SARA EISEN: Larry, it’s Sara. You mentioned the Census data, the Hamilton Project also points out that one in three families with kids is food insecure right now. So, I'm not sure how you match those kind of numbers up with a V-shape recovery and the fact that everyone's feeling good. It seems like still very unequal. We still have an 8.4% unemployment rate, more than 800,000 new jobless claims per week, which is what? Four times the normal number. How do you square that?
KUDLOW: Yes. Well look, I'm not sure what project you mentioned I couldn't quite hear you.
EISEN: The Hamilton Project. One in three families food insecure.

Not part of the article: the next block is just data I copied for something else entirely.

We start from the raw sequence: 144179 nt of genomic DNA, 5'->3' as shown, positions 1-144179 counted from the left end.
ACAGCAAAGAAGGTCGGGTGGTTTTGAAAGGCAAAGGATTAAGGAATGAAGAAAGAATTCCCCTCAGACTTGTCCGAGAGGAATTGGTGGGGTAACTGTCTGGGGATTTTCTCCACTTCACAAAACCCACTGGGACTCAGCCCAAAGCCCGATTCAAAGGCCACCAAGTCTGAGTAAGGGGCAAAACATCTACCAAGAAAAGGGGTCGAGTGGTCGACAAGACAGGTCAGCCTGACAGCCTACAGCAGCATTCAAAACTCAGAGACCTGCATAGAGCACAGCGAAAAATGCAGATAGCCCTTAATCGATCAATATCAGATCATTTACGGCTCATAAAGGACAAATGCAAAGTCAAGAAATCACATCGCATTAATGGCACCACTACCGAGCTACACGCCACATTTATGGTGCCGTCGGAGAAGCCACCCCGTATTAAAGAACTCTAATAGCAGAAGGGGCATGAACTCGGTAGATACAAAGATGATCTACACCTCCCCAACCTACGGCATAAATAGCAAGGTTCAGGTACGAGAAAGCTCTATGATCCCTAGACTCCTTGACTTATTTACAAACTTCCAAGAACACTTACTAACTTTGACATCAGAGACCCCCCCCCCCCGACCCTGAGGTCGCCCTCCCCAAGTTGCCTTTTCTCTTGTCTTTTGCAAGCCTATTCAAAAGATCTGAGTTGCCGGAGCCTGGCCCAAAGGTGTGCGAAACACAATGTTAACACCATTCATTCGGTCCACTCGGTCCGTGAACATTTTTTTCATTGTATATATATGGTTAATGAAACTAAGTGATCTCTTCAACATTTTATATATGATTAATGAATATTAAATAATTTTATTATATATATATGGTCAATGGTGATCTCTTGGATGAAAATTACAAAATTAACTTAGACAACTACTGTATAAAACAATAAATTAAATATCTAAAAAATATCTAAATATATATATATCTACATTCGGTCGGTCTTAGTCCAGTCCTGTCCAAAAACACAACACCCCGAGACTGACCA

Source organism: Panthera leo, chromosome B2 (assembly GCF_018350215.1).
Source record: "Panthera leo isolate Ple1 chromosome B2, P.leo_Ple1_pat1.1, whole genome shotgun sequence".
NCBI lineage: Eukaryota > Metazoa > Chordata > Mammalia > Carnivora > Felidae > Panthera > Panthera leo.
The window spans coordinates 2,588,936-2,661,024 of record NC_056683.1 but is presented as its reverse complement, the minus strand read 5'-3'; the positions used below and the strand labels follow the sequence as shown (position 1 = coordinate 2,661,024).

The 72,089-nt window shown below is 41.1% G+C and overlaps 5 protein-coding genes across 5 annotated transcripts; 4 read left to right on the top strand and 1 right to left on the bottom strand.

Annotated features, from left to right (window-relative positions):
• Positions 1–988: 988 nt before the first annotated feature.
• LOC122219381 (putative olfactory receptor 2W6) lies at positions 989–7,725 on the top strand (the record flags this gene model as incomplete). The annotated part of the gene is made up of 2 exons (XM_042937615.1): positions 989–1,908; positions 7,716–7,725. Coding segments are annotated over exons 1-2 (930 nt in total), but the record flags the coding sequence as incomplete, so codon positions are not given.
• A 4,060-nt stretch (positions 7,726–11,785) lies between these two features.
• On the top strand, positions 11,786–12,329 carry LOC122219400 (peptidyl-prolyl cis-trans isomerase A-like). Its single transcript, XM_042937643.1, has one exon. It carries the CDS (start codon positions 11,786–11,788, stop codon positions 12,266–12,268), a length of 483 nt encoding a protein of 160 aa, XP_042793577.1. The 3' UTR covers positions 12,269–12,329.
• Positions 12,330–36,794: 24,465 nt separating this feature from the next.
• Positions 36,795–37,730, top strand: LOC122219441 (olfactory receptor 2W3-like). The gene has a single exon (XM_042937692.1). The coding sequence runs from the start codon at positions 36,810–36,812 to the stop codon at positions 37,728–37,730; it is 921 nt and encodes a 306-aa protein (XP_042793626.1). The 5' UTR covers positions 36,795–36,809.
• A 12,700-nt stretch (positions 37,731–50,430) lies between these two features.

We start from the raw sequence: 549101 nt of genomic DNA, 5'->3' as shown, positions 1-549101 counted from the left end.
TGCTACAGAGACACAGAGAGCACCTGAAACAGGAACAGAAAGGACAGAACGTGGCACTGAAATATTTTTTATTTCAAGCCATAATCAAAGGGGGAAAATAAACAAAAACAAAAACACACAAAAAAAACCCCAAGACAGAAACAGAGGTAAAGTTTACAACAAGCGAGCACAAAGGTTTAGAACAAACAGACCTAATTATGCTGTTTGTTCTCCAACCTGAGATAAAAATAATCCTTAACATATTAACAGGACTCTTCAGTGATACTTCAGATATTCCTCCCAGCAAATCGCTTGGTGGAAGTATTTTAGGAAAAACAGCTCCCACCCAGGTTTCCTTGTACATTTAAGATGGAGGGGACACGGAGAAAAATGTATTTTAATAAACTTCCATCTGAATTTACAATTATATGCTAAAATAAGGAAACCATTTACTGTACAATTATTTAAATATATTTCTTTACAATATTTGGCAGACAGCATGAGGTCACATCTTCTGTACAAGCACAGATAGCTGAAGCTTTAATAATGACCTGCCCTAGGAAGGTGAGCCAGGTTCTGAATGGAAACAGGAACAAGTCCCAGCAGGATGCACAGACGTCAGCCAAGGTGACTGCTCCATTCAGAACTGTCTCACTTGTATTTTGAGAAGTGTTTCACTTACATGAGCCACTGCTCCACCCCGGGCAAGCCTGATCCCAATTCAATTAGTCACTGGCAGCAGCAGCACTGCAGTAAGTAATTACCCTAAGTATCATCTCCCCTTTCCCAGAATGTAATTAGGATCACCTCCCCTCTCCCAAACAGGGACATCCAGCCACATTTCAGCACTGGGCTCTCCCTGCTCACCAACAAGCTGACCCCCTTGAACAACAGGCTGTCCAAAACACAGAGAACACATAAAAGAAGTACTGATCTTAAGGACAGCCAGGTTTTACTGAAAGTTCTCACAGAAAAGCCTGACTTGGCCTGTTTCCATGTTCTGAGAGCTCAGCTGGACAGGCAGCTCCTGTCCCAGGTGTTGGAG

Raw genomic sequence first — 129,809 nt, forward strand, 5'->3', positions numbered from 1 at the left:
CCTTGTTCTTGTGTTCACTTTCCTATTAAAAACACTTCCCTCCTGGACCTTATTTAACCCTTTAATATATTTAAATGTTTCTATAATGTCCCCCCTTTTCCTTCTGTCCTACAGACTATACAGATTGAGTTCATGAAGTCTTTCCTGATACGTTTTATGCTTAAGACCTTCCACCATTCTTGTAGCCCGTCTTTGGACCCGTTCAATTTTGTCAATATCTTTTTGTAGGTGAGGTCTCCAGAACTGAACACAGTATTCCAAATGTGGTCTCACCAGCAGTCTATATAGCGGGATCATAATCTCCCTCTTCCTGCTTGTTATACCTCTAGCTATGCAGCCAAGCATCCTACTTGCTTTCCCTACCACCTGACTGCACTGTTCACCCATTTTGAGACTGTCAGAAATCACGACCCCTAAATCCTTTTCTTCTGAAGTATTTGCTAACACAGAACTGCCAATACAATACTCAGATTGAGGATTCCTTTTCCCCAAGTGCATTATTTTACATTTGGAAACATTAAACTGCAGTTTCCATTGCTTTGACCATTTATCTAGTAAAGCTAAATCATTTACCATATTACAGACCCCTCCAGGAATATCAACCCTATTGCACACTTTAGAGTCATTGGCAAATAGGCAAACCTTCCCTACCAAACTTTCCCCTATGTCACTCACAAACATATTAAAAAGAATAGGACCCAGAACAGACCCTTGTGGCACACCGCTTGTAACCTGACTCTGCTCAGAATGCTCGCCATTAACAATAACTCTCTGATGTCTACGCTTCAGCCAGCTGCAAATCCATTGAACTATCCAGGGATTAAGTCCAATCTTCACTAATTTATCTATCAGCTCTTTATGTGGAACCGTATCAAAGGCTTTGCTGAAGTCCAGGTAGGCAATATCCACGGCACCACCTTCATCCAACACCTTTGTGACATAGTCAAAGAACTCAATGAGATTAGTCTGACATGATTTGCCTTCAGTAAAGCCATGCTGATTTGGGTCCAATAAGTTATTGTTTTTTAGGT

KUDLOW: I'm not familiar with that. But what I will say is this. The Census Bureau, which is a very reliable source, has indicated without question, in fact, poverty rates down and inequality down while real family incomes up substantially for his three years pre-pandemic. So, that tells you that the policies worked and you can't deny that. By the way, the Federal Reserve just put out a bunch of numbers on consumer finances that's painted exactly the same picture. Now, you're referring to the current situation, all right. We are moving in the right direction, there is no question. First of all, the underlying economy was strong, the policies were pro-growth with plenty of supply side incentives and rewarding work and investment. Those now continue, they're not being repealed. They won't be repealed under President Trump. We are rebuilding and housing and retailing and automobiles, all these sectors have come alive. You'll see a big inventory buildup. So, you can take a snapshot at any point in time, in the aftermath or let's say during this pandemic – it still exists – and the fact is, we're beating it. We're beating it. The economy – let's face it, the economy is performing now, with respect to the increase of nearly 11 million jobs, 14 million household jobs. A big drop in unemployment to 8.2%, nobody expected single digits until early next year. We're seeing all that. Continuing claims, initial claims all trending lower. Consumer spending strong. So, I think we're off to a great start. We are outperforming expectations. We'll have at least 20% economic growth in the second half of the year. I think the Atlanta Fed GDP now is something like 31 or 32%. Those are all good indicators. I think we can roll into next year, but the key point is to stay with pro-growth, pro-prosperity economic health policy. This is no time. I don't care whether you're Keynesian supply side or what. Nobody should be arguing to take money out of people's pockets, having come out of this contraction or trying to climb out. I don't know any theory in economics that says you should be raising taxes and regulation if you’re trying to restore economic health, I just don't get that.